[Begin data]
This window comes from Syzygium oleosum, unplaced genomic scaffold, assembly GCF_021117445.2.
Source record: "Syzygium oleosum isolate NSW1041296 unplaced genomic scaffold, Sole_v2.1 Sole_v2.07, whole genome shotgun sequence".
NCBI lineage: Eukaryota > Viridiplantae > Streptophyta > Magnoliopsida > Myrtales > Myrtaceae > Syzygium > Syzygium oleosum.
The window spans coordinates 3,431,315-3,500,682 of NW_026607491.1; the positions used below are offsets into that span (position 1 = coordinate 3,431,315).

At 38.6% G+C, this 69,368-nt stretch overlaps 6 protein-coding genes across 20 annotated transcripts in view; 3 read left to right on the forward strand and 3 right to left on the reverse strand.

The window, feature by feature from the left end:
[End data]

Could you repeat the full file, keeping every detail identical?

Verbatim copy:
This window comes from Syzygium oleosum, unplaced genomic scaffold, assembly GCF_021117445.2.
Source record: "Syzygium oleosum isolate NSW1041296 unplaced genomic scaffold, Sole_v2.1 Sole_v2.07, whole genome shotgun sequence".
NCBI lineage: Eukaryota > Viridiplantae > Streptophyta > Magnoliopsida > Myrtales > Myrtaceae > Syzygium > Syzygium oleosum.
The window spans coordinates 3,431,315-3,500,682 of NW_026607491.1; the positions used below are offsets into that span (position 1 = coordinate 3,431,315).

At 38.6% G+C, this 69,368-nt stretch overlaps 6 protein-coding genes across 20 annotated transcripts in view; 3 read left to right on the forward strand and 3 right to left on the reverse strand.

The window, feature by feature from the left end: